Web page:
Since I started this series of posts, I have had several people reach out to me, apologizing for anything insensitive they may have said to me during my time of darkness. I don’t hold grudges. I don’t remember most of who said what and it wouldn’t matter if I did. That’s over. Though there are always scars from loss and trial, I wear them with contentment and gratitude now. They are a badge of honor. A part of my fabric. Without them, I would not be me.
My last post addressed the “helpers” and what they could do
to avoid causing damage and to promote healing. This post is for the suffering.
Because looking back, I can see what aided my healing and what was only a
My long bike rides and college classes were distractions.
They diverted my attention for the exact amount of time I was physically
engaged. But the moment I arrived back at my house from either, I was empty
again. My distractions did nothing to help me heal. Maybe some people get
results this way, but I did not. I did spend a lot of money figuring that out,
Looking back, here’s what helped me. I’m sure the internet has
broader and better ideas. These are mine.
Look for the helpers. Mr. Rogers was once quoted as saying that his mother told him to “look for the helpers. You will always find people who are helping.” I agree. There will always be people doing the right thing, saying the right thing, and waiting to embrace you without you having to tell them how. Surround yourself with those people. Build that cushion and then fall back on it as often as you need to.
Follow the signs. As I coped with infertility, there was a path I was forced to walk. I was trying to get from Point A (Working Missy with no kids) to Point B (Missy staying home with a gaggle of kids) with no idea how to get there. There wasn’t only one path. The path was unclear. There were decisions to be made. Rabbit trails to follow. Big forks in the road that felt like game changers. None of it was clear. None of it was obvious. None of it felt comfortable. Along the way, people approached me with bits of information or advice that felt like signs. Signs pointing a certain direction in my path. Signs of things I needed to do. “Here’s the name and number of my therapist. He’s good. He can help you. Call him and set something up.” / “My friend, Michelle, just adopted a little girl from an agency in Gainesville. She has a lot of knowledge about the subject and she would love to talk with you. Here’s her number.” / “Here’s the name of a good support group. They meet Tuesday and Thursday. You should go.” I don’t like talking to strangers on the phone. I don’t even like calling the cable guy or a school secretary. I don’t like receptionists. I don’t know why I hate it so much, but I can go to great lengths to avoid a phone call to a stranger. Even so, I did it during my infertile years, because those were the people who helped me heal. I got skilled at recognizing what might be a step forward and I made myself do those things, and make those calls, no matter how uncomfortable I felt. Sometimes strangers became unexpected helpers. If you see a sign, pay attention and follow.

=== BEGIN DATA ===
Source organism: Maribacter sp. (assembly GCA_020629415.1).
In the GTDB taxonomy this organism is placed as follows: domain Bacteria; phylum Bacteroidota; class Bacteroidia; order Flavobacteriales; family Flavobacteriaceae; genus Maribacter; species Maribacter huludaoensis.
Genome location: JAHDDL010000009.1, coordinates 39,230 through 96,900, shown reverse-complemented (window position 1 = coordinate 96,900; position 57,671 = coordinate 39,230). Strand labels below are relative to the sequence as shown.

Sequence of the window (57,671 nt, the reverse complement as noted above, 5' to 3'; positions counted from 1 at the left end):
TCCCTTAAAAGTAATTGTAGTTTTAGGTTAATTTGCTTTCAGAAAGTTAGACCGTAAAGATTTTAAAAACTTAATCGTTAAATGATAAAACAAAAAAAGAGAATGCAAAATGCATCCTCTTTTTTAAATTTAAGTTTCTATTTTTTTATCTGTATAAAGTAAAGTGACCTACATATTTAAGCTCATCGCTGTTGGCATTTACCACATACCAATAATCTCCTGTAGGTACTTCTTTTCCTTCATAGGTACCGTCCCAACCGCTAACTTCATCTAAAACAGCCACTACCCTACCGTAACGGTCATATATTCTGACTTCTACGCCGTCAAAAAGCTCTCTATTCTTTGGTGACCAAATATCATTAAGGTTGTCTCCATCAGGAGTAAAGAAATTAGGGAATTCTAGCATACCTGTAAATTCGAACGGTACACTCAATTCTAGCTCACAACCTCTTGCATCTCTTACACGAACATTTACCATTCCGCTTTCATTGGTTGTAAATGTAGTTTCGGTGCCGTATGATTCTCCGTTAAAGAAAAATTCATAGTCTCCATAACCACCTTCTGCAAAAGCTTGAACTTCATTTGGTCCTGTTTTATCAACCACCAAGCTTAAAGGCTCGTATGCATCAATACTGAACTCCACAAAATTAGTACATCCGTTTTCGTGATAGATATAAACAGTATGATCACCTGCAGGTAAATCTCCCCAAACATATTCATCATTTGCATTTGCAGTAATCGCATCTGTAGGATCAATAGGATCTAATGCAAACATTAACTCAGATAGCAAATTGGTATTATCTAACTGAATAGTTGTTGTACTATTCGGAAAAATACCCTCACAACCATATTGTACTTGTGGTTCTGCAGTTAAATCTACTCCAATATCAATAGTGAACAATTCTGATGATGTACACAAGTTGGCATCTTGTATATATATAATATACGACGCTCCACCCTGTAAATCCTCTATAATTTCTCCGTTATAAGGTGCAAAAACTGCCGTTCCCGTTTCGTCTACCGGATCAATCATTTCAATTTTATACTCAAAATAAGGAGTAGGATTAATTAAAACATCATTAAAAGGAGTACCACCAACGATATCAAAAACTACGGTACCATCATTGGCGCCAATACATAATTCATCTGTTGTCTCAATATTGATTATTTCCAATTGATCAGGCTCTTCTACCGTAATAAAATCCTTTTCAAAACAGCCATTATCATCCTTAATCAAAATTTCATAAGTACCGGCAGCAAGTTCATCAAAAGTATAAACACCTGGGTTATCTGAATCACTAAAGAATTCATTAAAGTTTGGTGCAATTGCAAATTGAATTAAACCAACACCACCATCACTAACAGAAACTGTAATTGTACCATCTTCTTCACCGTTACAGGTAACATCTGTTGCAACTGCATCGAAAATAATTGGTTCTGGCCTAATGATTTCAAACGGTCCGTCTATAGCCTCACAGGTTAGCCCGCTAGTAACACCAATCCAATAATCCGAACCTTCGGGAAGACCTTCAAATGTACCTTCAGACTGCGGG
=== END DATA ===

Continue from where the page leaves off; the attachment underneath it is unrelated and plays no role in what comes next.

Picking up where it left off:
Educate where appropriate. I did a
poor job with this one. With some years and wisdom and distance, I see now
where I could have done better. You may have someone walk up to you and say
something damaging to you, your spouse, or your child. In that moment, you may
bristle, or tear up, or fake-laugh it off. But you’ll likely go home and replay
the conversation in your head 59 times in one afternoon, wishing there were
something different you could have said or done in that moment. Instead of
permanently stewing, as I often did, you could educate where appropriate. Let a
little time pass. Get a little perspective. Think through what you really want
the offender to know. Push the snappy comebacks away. And then contact them.
Maybe by text. Maybe by email. Maybe by phone (not me, man). Maybe in person.
And tell them what you have dealt with and what grief their comment caused you.
Teach them better, with kindness. It isn’t an easy thing to do. It certainly
has the potential to score high on the Awkward Meter. But it is guaranteed to